John Key says that New Zealanders should feel proud of being a part of the TPPA we have been one of the primary forces behind the deal).
New Zealanders should feel immensely proud of being part of the Trans-Pacific Partnership, Prime Minister John Key said ahead of today’s historic signing in Auckland by 12 countries.
Mr Key said people had opposed the China free trade agreement in 2008 and the closer economic relations (CER) agreement with Australia in the 1980s and opponents of both had been proven totally wrong.
“In the end, for all the bluff and bluster and misinformation, TPP is no more than a free trade agreement with the first and third largest economies in the world,” he said, referring to the United States and Japan.
“I think people should feel immensely proud of TPP and actually excited by the opportunity it presents.”
• 9am Ministers welcomed to SkyCity with mihi whakatau (cut-down powhiri with no karanga)
• 9.30am Ministers meet privately, chaired by NZ Trade Minister Todd McClay
• 11.30am Signing of TPP documents
• Noon Press conference.
The Herald editorial also promotes the pride angle: NZ can take pride in TPP deal on trade
Looking back, it is hard to recall a greater diplomatic achievement than the comprehensive trade and investment agreement that will be signed by representatives of 12 countries in Auckland today. The post-war creation of the United Nations in which New Zealand Prime Minister Peter Fraser played a role may be as proud for those who remember it. The Trans-Pacific Partnership is directly in that tradition.
It represents another advance on the principles of the World Trade Organisation, formerly the General Agreement on Tariffs and Trade (Gatt) that was one of the multi-lateral institutions formed by nations seeking world peace and prosperity after two devastating wars.
The TPP became hard work once the United States was in and, more recently Japan. New Zealand’s hopes that agricultural tariffs and subsidies might be swept away in a “gold standard” agreement were dashed in dealing between the big two, along with Canada’s protection of its farmers.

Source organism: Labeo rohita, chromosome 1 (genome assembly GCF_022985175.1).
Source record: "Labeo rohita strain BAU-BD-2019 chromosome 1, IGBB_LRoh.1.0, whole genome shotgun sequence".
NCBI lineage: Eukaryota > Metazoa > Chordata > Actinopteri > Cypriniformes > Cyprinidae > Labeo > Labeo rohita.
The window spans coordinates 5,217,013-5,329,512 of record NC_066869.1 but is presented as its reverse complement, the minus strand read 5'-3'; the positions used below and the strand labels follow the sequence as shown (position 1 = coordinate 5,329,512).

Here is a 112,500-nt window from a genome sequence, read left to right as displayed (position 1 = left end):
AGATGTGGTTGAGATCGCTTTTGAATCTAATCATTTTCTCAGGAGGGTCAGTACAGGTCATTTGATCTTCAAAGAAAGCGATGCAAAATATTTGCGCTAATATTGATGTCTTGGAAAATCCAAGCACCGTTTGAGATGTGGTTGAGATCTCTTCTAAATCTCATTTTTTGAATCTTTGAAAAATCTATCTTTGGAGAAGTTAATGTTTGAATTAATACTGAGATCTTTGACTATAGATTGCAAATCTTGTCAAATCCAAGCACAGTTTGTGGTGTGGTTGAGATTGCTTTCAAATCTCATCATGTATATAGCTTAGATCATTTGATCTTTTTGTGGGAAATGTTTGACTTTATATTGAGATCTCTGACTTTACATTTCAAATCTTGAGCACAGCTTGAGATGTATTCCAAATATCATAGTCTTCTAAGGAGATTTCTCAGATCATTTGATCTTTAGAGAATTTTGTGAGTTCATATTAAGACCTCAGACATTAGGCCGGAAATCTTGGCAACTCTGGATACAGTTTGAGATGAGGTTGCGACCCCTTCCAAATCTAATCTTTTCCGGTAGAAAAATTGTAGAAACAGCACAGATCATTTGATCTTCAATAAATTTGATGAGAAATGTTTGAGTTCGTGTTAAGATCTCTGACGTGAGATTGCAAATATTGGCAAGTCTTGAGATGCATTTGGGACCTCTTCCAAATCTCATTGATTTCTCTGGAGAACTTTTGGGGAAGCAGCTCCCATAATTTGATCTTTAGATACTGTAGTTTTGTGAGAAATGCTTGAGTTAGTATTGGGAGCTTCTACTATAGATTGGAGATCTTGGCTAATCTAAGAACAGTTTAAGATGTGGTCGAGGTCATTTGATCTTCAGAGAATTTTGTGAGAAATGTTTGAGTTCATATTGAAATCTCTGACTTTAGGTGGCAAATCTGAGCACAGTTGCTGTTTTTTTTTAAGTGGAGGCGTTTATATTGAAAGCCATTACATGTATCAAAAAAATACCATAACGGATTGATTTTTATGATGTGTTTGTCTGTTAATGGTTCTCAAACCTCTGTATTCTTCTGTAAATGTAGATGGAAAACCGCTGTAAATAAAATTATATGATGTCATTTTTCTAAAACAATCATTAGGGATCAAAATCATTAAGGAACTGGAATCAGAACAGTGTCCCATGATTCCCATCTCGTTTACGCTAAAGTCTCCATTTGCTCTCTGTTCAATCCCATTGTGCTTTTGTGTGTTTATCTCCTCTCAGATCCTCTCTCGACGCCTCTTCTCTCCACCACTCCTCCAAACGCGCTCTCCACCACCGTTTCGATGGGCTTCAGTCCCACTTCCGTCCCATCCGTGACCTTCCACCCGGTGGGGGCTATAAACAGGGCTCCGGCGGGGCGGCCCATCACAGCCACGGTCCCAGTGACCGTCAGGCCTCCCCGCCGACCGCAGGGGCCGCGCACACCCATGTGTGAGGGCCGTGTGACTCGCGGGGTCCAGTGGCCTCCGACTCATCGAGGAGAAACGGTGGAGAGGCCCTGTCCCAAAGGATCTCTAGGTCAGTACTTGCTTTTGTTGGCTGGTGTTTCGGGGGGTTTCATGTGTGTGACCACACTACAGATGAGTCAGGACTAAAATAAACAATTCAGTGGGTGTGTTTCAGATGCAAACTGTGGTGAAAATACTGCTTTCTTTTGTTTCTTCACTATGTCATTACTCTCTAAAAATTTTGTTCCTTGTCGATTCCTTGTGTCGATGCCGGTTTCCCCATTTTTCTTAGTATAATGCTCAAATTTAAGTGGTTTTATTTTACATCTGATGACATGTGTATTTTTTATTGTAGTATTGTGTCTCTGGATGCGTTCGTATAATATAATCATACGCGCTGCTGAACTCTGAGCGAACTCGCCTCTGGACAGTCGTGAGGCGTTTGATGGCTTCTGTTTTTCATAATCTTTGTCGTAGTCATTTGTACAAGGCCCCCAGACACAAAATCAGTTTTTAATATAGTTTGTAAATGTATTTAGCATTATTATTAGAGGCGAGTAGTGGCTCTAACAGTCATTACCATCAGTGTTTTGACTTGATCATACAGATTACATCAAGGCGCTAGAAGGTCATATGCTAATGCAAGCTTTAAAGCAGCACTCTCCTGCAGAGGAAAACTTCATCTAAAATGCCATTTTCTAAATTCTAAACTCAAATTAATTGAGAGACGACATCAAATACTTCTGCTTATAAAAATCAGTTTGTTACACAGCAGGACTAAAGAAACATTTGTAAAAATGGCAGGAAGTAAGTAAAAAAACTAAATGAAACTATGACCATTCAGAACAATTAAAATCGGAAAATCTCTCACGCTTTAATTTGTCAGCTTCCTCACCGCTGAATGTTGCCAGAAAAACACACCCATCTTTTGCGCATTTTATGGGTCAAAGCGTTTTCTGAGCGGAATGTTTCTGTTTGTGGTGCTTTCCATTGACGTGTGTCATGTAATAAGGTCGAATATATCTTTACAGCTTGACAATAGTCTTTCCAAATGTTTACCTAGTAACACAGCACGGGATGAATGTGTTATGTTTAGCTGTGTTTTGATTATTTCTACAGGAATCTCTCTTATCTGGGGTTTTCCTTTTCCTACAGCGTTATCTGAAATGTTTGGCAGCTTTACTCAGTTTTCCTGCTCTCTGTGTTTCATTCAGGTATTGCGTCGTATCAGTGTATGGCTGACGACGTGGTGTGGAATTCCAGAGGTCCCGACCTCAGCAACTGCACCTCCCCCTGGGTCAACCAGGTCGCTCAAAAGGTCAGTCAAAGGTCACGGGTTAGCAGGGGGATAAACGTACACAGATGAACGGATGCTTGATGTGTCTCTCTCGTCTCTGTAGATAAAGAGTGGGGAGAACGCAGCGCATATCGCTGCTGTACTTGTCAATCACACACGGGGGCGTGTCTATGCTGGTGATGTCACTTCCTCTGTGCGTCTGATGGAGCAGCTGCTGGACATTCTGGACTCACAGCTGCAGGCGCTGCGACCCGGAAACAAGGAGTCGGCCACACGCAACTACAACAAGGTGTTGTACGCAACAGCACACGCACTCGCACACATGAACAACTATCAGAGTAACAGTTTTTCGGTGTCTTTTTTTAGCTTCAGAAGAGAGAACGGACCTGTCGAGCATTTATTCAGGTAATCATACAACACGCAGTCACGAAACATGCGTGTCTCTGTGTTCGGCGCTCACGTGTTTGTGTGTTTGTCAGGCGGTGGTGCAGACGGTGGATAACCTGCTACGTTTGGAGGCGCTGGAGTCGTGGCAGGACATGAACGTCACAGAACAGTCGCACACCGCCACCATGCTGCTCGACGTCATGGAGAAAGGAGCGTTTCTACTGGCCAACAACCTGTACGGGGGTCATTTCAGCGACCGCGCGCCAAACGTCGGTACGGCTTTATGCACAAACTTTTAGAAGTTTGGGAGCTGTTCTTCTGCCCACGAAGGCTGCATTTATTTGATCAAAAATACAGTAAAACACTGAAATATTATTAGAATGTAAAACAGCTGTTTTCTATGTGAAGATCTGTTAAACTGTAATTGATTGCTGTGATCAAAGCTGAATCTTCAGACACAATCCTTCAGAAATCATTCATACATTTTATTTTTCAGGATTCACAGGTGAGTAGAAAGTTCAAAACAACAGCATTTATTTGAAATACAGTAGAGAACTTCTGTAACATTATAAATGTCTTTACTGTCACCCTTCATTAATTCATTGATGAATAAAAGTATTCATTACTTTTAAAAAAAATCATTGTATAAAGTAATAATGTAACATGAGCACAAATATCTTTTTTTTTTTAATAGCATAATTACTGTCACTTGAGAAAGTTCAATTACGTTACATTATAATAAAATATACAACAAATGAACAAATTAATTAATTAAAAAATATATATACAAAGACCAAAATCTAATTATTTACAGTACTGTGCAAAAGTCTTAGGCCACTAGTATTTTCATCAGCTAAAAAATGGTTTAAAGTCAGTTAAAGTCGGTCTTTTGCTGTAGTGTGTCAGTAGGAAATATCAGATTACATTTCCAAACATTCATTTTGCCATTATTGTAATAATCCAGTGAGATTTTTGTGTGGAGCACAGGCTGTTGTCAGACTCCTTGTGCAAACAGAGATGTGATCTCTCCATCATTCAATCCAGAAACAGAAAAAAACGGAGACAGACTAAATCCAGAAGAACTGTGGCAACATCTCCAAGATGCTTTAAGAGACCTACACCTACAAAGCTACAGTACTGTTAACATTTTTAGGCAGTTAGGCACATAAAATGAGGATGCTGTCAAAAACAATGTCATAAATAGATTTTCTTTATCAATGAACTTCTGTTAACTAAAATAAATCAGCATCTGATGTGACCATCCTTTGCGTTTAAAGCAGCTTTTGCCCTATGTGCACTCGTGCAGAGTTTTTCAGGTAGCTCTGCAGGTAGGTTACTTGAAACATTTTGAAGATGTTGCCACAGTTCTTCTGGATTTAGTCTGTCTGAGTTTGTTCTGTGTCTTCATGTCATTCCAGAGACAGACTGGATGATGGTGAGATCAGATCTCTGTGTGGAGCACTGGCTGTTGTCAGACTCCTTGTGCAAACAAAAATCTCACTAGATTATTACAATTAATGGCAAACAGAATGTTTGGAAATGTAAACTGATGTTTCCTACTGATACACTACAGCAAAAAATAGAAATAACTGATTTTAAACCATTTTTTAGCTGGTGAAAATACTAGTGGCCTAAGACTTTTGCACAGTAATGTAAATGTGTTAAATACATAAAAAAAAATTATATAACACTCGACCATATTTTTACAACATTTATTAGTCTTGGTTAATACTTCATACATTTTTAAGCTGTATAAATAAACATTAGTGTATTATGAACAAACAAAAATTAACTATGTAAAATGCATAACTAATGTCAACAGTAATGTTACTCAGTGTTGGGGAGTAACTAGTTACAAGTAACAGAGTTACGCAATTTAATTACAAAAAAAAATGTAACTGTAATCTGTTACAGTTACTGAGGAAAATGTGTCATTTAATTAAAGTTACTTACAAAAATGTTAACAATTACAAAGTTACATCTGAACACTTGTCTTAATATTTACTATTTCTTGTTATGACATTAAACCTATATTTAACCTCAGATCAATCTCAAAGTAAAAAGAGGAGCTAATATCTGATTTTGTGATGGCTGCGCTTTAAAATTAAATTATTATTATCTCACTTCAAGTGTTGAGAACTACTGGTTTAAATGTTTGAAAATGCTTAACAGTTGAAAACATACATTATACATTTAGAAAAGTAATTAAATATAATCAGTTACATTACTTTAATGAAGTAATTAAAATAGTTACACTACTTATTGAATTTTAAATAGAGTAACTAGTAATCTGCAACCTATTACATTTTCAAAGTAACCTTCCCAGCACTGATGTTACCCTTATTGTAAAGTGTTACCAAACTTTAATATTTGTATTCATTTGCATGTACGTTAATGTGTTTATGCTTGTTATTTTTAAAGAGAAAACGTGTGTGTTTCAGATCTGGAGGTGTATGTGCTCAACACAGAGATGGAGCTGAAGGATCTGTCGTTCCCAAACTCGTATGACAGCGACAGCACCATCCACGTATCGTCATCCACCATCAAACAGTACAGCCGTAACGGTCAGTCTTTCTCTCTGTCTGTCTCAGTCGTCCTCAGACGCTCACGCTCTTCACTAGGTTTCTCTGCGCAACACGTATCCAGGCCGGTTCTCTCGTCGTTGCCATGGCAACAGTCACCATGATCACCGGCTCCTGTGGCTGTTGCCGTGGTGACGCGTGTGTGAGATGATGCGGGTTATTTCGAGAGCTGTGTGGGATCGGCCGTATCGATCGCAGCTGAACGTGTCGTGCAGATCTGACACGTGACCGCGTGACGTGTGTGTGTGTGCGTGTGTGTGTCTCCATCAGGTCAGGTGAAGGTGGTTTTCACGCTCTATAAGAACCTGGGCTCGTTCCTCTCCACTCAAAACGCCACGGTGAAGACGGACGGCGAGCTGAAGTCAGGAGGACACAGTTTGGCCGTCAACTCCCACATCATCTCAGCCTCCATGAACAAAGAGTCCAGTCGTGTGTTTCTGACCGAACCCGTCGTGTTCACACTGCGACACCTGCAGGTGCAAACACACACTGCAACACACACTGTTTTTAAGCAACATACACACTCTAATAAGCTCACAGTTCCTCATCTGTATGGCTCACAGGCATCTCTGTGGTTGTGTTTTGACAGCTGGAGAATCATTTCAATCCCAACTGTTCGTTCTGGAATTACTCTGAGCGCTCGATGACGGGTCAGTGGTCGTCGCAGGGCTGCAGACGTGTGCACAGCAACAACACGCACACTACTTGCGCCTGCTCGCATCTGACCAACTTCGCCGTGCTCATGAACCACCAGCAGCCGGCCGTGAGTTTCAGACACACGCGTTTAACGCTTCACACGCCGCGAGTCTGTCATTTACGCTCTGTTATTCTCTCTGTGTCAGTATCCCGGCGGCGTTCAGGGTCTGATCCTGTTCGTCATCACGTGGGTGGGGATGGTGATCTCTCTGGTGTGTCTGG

But the fears of many in New Zealand that pharmaceutical purchasing and ICT innovation would be sacrificed for a deal did not eventuate.
The protesters who will be out in force today ought to acknowledge this even if they really think the US will be able to impose unacceptable conditions before the deal is ratified.
The protesters are protesters, not balanced evaluators.
Their over-riding concern remains that the TPP gives investors the right to sue governments for damages before international tribunals. But this is not a one-way street. New Zealand companies would have the same rights against capricious government actions in countries whose politics are a lot less reliable for investment than New Zealand’s. The rights are designed to encourage the international investment that spreads wealth in the world
The deal being signed in Auckland today embraces 40 per cent of the global economy and covers much more than trade. It covers the range of business rules and governing principles that the WTO has been trying to establish.
It is an agreement of historic global significance and New Zealand is hosting the signing in recognition of the role it has played. It might also bid to host a permanent secretariat if one is established. The drive for global prosperity could not be in better care.
It is an agreement of historic global significance, with New Zealand the current focal point.